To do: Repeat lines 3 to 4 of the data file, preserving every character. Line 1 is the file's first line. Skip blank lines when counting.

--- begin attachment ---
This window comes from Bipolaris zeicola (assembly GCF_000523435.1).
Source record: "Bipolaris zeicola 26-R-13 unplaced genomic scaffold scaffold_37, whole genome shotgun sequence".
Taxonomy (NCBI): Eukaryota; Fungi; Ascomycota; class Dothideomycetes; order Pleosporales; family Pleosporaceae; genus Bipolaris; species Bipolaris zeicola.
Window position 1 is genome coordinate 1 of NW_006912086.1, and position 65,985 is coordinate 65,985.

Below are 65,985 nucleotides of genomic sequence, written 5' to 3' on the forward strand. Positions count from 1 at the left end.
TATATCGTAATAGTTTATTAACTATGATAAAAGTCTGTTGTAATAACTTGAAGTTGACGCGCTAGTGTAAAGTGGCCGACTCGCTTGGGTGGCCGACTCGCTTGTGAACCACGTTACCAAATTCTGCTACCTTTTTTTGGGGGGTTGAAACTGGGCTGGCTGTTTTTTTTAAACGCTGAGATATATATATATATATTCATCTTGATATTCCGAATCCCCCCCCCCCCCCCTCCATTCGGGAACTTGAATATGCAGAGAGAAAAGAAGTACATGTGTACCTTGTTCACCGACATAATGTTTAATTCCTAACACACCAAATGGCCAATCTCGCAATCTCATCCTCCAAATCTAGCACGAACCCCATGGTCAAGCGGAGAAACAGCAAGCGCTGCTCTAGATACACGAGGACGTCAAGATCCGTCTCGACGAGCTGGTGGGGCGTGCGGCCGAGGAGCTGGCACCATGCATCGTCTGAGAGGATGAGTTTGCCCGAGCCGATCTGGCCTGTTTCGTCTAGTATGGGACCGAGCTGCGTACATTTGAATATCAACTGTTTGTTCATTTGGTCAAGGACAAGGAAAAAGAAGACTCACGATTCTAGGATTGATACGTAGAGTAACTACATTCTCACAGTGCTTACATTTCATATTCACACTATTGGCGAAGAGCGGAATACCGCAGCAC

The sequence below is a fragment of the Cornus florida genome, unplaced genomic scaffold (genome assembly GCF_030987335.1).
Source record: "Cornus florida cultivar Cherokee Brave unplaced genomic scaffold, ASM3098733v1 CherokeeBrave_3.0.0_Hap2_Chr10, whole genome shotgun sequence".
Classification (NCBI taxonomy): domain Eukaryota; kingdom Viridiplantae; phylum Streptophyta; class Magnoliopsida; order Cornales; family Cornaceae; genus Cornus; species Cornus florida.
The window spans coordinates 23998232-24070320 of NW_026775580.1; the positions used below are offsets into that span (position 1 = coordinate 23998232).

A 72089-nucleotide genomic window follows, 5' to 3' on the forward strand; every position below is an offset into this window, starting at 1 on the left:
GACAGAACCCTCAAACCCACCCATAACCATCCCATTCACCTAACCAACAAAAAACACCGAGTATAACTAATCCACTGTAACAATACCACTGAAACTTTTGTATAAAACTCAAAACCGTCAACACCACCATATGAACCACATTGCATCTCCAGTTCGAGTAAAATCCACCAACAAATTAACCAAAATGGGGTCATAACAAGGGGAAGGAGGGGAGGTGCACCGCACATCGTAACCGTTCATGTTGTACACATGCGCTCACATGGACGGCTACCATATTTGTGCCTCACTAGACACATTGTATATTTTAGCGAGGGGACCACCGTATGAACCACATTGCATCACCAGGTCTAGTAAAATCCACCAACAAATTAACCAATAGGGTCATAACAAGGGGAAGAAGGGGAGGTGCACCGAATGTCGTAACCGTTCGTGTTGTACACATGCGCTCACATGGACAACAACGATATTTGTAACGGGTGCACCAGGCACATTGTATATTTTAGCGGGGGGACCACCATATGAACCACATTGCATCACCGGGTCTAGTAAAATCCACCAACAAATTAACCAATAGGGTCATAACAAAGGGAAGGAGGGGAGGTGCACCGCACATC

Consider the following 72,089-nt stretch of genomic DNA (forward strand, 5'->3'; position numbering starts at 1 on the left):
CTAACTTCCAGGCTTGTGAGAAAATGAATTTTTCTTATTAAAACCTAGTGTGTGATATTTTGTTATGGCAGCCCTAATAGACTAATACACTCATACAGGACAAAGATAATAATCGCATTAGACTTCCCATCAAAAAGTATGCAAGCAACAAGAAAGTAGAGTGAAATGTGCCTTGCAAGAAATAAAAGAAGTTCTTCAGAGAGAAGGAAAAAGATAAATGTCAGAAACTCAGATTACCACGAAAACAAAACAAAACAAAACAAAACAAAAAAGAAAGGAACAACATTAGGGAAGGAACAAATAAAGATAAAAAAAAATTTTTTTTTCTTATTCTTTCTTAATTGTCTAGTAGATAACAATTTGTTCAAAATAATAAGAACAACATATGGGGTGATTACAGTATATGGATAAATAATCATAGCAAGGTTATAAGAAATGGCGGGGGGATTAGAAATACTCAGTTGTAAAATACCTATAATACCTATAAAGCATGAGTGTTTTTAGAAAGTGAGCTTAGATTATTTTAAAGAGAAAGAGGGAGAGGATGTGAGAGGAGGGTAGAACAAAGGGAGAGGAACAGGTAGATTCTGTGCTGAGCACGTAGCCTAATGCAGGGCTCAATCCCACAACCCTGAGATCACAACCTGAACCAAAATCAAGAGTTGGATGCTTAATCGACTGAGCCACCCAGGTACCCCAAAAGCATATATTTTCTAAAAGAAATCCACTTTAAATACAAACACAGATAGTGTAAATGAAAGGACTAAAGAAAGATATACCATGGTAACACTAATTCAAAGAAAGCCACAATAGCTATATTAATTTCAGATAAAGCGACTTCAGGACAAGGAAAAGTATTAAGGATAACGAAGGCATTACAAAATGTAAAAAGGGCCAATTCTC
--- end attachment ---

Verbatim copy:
Taxonomy (NCBI): Eukaryota; Fungi; Ascomycota; class Dothideomycetes; order Pleosporales; family Pleosporaceae; genus Bipolaris; species Bipolaris zeicola.
Window position 1 is genome coordinate 1 of NW_006912086.1, and position 65,985 is coordinate 65,985.